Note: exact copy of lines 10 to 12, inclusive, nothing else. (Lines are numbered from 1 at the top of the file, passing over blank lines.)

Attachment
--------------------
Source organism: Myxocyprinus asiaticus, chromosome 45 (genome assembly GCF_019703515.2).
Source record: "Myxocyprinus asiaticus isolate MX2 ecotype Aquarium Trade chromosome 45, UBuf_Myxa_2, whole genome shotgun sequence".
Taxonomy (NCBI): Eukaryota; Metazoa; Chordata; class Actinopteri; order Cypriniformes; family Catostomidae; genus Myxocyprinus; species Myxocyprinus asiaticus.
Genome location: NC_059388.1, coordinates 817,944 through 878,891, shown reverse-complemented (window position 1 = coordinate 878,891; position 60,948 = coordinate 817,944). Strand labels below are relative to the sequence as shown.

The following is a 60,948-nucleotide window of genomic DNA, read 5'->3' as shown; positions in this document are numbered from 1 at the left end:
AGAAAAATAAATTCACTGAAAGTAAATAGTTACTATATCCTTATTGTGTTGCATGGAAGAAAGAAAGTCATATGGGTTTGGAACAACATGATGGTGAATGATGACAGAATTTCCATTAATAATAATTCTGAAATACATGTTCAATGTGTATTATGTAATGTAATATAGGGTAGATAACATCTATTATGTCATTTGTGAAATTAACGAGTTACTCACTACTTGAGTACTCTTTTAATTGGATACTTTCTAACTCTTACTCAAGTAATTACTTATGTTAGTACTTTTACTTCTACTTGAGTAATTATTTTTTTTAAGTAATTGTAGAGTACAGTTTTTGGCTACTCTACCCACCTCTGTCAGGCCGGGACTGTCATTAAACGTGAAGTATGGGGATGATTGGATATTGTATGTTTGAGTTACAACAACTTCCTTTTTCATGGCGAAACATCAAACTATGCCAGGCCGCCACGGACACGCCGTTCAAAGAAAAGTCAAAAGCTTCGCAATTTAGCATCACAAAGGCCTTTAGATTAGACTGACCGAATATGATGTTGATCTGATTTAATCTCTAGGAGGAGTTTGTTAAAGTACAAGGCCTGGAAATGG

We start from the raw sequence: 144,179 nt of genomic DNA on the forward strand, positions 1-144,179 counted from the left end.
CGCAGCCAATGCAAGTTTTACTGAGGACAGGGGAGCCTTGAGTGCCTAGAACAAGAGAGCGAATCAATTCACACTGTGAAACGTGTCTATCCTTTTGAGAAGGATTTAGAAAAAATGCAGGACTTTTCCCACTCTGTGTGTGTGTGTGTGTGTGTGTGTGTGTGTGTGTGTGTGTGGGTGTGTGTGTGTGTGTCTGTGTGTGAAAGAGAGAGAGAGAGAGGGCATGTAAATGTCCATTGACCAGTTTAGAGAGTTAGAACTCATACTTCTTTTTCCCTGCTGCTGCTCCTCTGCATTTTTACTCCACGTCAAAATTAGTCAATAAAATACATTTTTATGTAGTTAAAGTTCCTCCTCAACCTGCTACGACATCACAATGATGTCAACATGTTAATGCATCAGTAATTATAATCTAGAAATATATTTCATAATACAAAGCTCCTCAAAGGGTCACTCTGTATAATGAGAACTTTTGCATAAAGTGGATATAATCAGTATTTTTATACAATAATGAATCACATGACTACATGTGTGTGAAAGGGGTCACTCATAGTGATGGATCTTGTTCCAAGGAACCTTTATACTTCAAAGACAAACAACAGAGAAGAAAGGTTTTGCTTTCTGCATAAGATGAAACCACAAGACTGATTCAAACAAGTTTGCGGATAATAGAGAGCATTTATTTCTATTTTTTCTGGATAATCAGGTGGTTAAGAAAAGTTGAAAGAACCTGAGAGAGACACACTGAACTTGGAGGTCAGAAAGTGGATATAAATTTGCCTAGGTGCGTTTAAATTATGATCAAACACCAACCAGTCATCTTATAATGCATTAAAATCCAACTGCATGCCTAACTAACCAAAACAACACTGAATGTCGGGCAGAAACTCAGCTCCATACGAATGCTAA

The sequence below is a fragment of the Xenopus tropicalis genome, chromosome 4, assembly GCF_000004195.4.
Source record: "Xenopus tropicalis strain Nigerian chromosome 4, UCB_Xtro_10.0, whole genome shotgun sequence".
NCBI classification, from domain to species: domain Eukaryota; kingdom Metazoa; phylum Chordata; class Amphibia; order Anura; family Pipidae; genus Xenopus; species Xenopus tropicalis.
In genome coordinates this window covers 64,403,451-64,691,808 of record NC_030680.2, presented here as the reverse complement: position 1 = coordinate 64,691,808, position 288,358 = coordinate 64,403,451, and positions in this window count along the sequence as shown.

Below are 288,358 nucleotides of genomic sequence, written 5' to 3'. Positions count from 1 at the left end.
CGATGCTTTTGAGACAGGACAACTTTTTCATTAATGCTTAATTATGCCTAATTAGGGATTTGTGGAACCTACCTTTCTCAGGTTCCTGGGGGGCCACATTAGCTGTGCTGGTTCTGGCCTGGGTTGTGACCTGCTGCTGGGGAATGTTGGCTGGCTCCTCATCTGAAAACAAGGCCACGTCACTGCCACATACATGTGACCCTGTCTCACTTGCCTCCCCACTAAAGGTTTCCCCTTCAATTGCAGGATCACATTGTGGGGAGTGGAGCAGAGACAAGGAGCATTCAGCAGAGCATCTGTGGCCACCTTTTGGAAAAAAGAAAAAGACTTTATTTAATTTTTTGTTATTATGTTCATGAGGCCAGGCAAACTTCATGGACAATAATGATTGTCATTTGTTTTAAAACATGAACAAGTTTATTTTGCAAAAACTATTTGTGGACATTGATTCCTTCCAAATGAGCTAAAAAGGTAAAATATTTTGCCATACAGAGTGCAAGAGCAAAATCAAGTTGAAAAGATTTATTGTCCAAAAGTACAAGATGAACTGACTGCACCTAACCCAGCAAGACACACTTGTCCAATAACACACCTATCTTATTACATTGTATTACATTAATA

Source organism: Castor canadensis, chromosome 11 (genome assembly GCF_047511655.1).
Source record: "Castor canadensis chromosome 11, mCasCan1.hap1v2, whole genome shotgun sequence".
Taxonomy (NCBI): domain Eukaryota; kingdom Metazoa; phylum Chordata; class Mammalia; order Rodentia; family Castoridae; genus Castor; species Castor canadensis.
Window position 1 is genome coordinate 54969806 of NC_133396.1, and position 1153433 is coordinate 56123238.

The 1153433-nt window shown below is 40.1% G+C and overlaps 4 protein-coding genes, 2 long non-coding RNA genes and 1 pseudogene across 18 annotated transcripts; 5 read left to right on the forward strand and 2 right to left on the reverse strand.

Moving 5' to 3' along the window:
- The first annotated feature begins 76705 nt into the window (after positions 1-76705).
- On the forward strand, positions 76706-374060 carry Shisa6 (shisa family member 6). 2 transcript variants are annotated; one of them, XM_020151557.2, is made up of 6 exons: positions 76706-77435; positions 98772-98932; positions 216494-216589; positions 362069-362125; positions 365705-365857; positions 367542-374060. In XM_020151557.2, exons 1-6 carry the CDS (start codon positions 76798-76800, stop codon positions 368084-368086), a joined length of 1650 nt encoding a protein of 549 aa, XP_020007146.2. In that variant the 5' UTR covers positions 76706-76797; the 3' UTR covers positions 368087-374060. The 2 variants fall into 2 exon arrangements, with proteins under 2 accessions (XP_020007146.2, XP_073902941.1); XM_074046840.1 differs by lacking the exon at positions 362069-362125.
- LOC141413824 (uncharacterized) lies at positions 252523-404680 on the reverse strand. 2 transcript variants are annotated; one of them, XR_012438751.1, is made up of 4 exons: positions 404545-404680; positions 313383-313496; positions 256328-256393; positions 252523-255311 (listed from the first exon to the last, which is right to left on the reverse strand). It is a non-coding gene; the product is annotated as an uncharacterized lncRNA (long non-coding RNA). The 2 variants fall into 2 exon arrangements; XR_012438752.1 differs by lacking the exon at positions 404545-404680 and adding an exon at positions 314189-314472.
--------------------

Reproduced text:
Source record: "Xenopus tropicalis strain Nigerian chromosome 4, UCB_Xtro_10.0, whole genome shotgun sequence".
NCBI classification, from domain to species: domain Eukaryota; kingdom Metazoa; phylum Chordata; class Amphibia; order Anura; family Pipidae; genus Xenopus; species Xenopus tropicalis.
In genome coordinates this window covers 64,403,451-64,691,808 of record NC_030680.2, presented here as the reverse complement: position 1 = coordinate 64,691,808, position 288,358 = coordinate 64,403,451, and positions in this window count along the sequence as shown.